Hi Ben. Thanks for the compliment.
Much of the argument in Vallicella’s piece was discussed here. It is clear one’s theory of reference is important when answering the question (which is why I built my piece — written for a general audience — on what one means by “same”), but Vallicella’s argument left me seriously wanting:
“A dispute between me and Ed Feser, say, about whether our mutual acquaintance Tuggy has a son no doubt presupposes, and thus entails, that there is one and the same man whom we are talking about. It would be absurd to maintain that there are two Tuggys, my Tuggy and Ed’s where mine has a son and Ed’s does not. It would be absurd for me to say, “I’m talking about the true Tuggy while you, Ed, are talking about a different Tuggy, one that doesn’t exist. You are referencing, if not worshipping, a false Tuggy.” Why is this absurd? Because we are both acquainted with the man (‘in the flesh,’ by sense-perception) and we are arguing merely over the properties of the one and the same man with whom we are both acquainted. There is simply no question but that he exists and that we are both referring to him. The dispute concerns his attributes.
But of course the situation is different with God. We are not acquainted with God: God, unlike Tuggy, is not given to the senses. Mystical intuition and revelation aside, we are thrown back upon our concepts of God. And so it may be that the dispute over whether God is triune or not is not a dispute that presupposes that there is one subject-matter, but rather a dispute over whether the Christian concept of God (which includes the sub-concept triune) is instantiated or whether the Muslim concept (which does not include the subconcept triune) is instantiated. Note that they cannot both be instantiated by the same item similarly as the concept object-directed state and the concept physical state cannot be instantiated by one and the same item such as my desiring an espresso.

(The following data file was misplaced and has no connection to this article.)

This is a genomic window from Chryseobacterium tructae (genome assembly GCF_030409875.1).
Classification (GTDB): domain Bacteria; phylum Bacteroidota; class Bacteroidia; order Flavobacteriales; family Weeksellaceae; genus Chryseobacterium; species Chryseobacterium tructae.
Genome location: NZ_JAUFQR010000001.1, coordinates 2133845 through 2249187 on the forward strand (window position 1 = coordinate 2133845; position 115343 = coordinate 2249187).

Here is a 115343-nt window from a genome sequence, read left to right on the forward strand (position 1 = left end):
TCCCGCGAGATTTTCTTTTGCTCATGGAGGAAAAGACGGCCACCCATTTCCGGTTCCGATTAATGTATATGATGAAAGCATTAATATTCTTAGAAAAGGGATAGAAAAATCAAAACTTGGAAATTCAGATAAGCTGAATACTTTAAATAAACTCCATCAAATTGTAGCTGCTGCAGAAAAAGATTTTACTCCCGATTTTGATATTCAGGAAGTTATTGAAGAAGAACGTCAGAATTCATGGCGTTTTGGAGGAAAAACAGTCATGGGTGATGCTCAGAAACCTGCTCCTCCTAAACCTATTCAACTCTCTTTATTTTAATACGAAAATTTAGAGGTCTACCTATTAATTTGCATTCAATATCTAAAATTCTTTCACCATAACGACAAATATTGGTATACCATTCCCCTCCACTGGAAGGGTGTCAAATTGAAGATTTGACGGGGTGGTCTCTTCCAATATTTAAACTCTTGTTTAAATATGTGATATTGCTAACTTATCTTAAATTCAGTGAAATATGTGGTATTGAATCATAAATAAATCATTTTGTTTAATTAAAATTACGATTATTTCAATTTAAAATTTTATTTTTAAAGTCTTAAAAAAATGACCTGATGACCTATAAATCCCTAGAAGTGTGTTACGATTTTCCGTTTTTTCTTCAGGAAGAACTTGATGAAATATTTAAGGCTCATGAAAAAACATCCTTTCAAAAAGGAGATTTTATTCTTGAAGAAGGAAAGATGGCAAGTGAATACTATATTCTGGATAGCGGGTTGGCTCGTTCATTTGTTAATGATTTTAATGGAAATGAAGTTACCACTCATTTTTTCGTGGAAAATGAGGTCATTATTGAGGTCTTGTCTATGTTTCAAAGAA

The point I am making against both Beckwith and Tuggy is that it is not at all obvious which of the following views is correct:
V1: Christian and Muslim can worship the same God, even though one of them must have a false belief about God, whether it be the belief that God is unitarian or the belief that God is trinitarian.
V2: Christian and Muslim must worship different Gods precisely because they have mutually exclusive conceptions of God. So it is not that one of them has a false belief about the one God they both worship; it is rather that one of them does not worship the true God at all.”
It seems V2 leads to the implications I spelled out from option two. Vallicella’s “false Tuggy” absurdity rests on the “in the flesh” distinction, meaning, I guess, that it’s not obviously absurd because both are clearly attempting to refer to the ONE concrete Tuggy. But that is exactly the point. If one is attempting to refer to The ONE God (first cause, self existent, etc.), then V2 creates the rapid expansion of mutually exclusive Gods problem. I’ll concede it may not be as obviously absurd as the Tuggy example. Yet, I think absurd is definitely in the ballpark if the implications of V2 mean you and I (assuming you are a trinitarian Christian) are worshipping different Gods.
This is not to imply some form of religious pluralism, or that all worship to the ONE God are of equal value. Those are further questions not covered by the “same God” question.
So, again, what one means by same is vital. That’s what it seems to me, at least.